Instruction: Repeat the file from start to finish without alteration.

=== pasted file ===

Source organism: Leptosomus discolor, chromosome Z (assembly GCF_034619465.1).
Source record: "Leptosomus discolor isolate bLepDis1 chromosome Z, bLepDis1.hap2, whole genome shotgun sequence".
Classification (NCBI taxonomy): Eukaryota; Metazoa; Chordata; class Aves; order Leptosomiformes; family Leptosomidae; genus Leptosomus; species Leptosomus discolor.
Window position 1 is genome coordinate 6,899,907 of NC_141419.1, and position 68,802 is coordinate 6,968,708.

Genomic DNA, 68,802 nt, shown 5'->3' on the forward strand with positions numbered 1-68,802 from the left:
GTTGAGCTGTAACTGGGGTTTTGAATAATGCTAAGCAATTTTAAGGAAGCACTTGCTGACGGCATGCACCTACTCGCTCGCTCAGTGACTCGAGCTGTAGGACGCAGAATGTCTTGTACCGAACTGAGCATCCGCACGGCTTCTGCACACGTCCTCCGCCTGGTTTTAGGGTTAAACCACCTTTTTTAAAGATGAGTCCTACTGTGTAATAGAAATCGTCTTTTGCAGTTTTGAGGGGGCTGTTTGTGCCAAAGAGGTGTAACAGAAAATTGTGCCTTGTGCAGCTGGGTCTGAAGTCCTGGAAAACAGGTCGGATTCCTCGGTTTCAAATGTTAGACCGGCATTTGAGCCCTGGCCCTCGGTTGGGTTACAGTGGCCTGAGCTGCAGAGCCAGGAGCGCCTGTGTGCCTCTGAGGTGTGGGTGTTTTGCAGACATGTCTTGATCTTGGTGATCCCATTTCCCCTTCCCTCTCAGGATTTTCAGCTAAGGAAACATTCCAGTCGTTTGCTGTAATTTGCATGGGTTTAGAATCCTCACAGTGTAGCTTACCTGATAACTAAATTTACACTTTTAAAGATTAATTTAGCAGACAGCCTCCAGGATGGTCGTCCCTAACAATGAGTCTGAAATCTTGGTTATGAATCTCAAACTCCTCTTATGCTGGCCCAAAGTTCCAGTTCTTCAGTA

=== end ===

Source organism: Leptosomus discolor, chromosome Z (assembly GCF_034619465.1).
Source record: "Leptosomus discolor isolate bLepDis1 chromosome Z, bLepDis1.hap2, whole genome shotgun sequence".
Classification (NCBI taxonomy): Eukaryota; Metazoa; Chordata; class Aves; order Leptosomiformes; family Leptosomidae; genus Leptosomus; species Leptosomus discolor.
Window position 1 is genome coordinate 6,899,907 of NC_141419.1, and position 68,802 is coordinate 6,968,708.

Genomic DNA, 68,802 nt, shown 5'->3' on the forward strand with positions numbered 1-68,802 from the left:
GTTGAGCTGTAACTGGGGTTTTGAATAATGCTAAGCAATTTTAAGGAAGCACTTGCTGACGGCATGCACCTACTCGCTCGCTCAGTGACTCGAGCTGTAGGACGCAGAATGTCTTGTACCGAACTGAGCATCCGCACGGCTTCTGCACACGTCCTCCGCCTGGTTTTAGGGTTAAACCACCTTTTTTAAAGATGAGTCCTACTGTGTAATAGAAATCGTCTTTTGCAGTTTTGAGGGGGCTGTTTGTGCCAAAGAGGTGTAACAGAAAATTGTGCCTTGTGCAGCTGGGTCTGAAGTCCTGGAAAACAGGTCGGATTCCTCGGTTTCAAATGTTAGACCGGCATTTGAGCCCTGGCCCTCGGTTGGGTTACAGTGGCCTGAGCTGCAGAGCCAGGAGCGCCTGTGTGCCTCTGAGGTGTGGGTGTTTTGCAGACATGTCTTGATCTTGGTGATCCCATTTCCCCTTCCCTCTCAGGATTTTCAGCTAAGGAAACATTCCAGTCGTTTGCTGTAATTTGCATGGGTTTAGAATCCTCACAGTGTAGCTTACCTGATAACTAAATTTACACTTTTAAAGATTAATTTAGCAGACAGCCTCCAGGATGGTCGTCCCTAACAATGAGTCTGAAATCTTGGTTATGAATCTCAAACTCCTCTTATGCTGGCCCAAAGTTCCAGTTCTTCAGTA